The discussion about setting minimum limits for health insurance coverage is not a new one, but it has become more important with the increasing possibility of mandatory health insurance. Anthony Wright, at Health Access Weblog does a nice job of discussing the issue. There’s another aspect to this that I think deserves some attention: marketing and consumer perception of health insurance policies. It’s one thing if a client knowingly purchases a policy with high out of pocket limits. Some people might look at my family’s $5000 deductible HSA qualified plan and say that it’s no good because it doesn’t cover anything until we pay the first $5000. But to us, it’s perfect. It keeps our premiums down, and we’ve made funding our HSA a priority over the years, so that we could afford to meet the deductible if necessary. The main point is that we were aware of the out of pocket exposure when we got the policy.
In Colorado, discount-style plans are required to state clearly on their marketing materials that “this is not insurance”. This is common on dental and vision discount plans, and on some of those too-good-to-be-true policies that promise to cover a family of six for $100/month. But there are other plans that technically qualify as insurance, but still leave members with precarious gaps in coverage.
Policies with low per-incident or annual limits are one example, as are plans that break down claims into specific sections (things like per day hospital expenses, for example) and cap each section with a set dollar amount. Some policies have extremely high coinsurance stop-loss limits, but are sometimes sold by agents who focus on the 80/20 aspect of the policy, rather than the actual out-of-pocket limit of the coinsurance. In all of these cases, if the consumer is completely aware of what is being purchased, what the coverage limitations are, and how much exposure they would have in a worst case scenario, I have no problem with the policies being sold as insurance. If the premiums are low enough and the consumer is educated about the coverage, even a catastrophic-only policy might have some takers (although I find it hard to believe that many people would knowingly purchase a policy that could leave them with hundreds of thousands of dollars in bills – one would assume that if plans like that were clearly marketed, they wouldn’t sell very well).
But the problem is that the consumers are often not well informed about their coverage limits. This might be because the agent is new to the business or just desperate to make a sale. Or it might be because the consumer is so anxious to get a low premium that the nitty gritty details of the coverage get ignored. Whatever the reasons, it’s all too often that people find themselves in a financial mess because the holes in their health insurance policies don’t become evident until they are in the midst of a large claim.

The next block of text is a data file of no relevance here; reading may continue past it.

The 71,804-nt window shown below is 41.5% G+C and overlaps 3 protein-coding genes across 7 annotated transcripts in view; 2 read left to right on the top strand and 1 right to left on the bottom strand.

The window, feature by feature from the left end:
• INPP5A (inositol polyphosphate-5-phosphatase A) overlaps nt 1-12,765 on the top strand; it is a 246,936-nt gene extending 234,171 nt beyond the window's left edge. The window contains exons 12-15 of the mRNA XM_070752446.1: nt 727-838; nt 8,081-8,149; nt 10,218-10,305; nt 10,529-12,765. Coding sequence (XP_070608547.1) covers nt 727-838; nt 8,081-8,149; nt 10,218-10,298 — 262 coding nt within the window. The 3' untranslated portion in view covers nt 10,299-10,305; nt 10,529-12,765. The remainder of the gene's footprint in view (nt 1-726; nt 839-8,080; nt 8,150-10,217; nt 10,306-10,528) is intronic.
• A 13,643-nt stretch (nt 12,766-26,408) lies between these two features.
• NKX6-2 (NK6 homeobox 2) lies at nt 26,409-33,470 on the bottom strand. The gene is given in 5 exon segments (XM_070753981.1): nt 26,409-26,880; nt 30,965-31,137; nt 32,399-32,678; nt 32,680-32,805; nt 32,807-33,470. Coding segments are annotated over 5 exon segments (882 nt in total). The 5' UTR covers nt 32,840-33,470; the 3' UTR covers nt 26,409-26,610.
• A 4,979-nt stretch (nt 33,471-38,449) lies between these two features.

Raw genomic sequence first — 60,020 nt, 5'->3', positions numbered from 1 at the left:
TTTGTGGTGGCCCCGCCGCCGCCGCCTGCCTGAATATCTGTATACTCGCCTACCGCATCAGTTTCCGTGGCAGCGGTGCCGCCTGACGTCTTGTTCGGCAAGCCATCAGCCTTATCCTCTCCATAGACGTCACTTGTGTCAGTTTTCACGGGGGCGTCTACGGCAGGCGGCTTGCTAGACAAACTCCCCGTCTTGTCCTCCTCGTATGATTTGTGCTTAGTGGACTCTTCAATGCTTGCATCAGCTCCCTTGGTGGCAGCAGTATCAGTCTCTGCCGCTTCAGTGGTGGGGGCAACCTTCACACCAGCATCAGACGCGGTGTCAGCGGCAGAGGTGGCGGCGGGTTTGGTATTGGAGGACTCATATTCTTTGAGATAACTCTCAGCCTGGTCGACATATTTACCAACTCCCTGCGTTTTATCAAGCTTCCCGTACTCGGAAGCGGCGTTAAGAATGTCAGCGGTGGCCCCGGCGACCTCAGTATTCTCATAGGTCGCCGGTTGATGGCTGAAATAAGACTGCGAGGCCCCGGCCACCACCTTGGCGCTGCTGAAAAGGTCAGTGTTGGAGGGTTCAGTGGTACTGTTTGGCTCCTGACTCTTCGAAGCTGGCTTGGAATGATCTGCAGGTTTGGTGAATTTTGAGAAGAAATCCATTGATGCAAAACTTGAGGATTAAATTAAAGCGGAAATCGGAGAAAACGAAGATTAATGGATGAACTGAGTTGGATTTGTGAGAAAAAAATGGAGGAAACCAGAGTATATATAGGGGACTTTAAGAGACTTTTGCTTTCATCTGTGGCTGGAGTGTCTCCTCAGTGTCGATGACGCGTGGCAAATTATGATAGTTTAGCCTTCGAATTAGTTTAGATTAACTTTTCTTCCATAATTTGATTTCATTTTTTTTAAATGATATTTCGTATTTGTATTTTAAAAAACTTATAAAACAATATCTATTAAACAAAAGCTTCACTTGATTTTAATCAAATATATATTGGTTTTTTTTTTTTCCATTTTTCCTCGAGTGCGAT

My own opinion on this is that we need to maintain a wide range of options for consumers, but enact more consistent marketing guidelines. If a consumer has a large bank account for emergencies and is happy with $25,000/year in out of pocket exposure, it’s not my place to tell that person that the policy is unacceptable. But if a consumer is unaware of the $25,000 out of pocket exposure and purchases the policy because of a slick sales presentation, that is most definitely a problem.
Currently, health insurance marketing is regulated on a state-by-state basis by insurance commissioners. In Colorado, we have the health plan description form that is standardized and makes comparing plans somewhat simple. But it tends to get buried in marketing materials, and is often overlooked by consumers. I would take this a step further and make sure that all plans – regardless of where they are sold – clearly state the important details up front. Things like deductible, coinsurance limits, annual or per-incident limits (if any), major exclusions (expenses like prescription drugs or physical therapy, for example) etc. should be stated clearly and concisely on all marketing materials.
At the same time, I think that we do need some more regulations to remove the worst of the worst policies from the market. There is a fine line to walk here though, because a plan that seems horrible to one person might be just what another is looking for. For my family, $5000 is an acceptable amount of risk, but $20,000 is not. Perhaps for another family, $20,000 is an acceptable amount of risk, but $50,000 is not. We need to be careful about balancing consumer protections without limiting plan designs too much.
I found Anthony’s article in the Health Wonk Review, hosted this week at Medicaid Firstaid.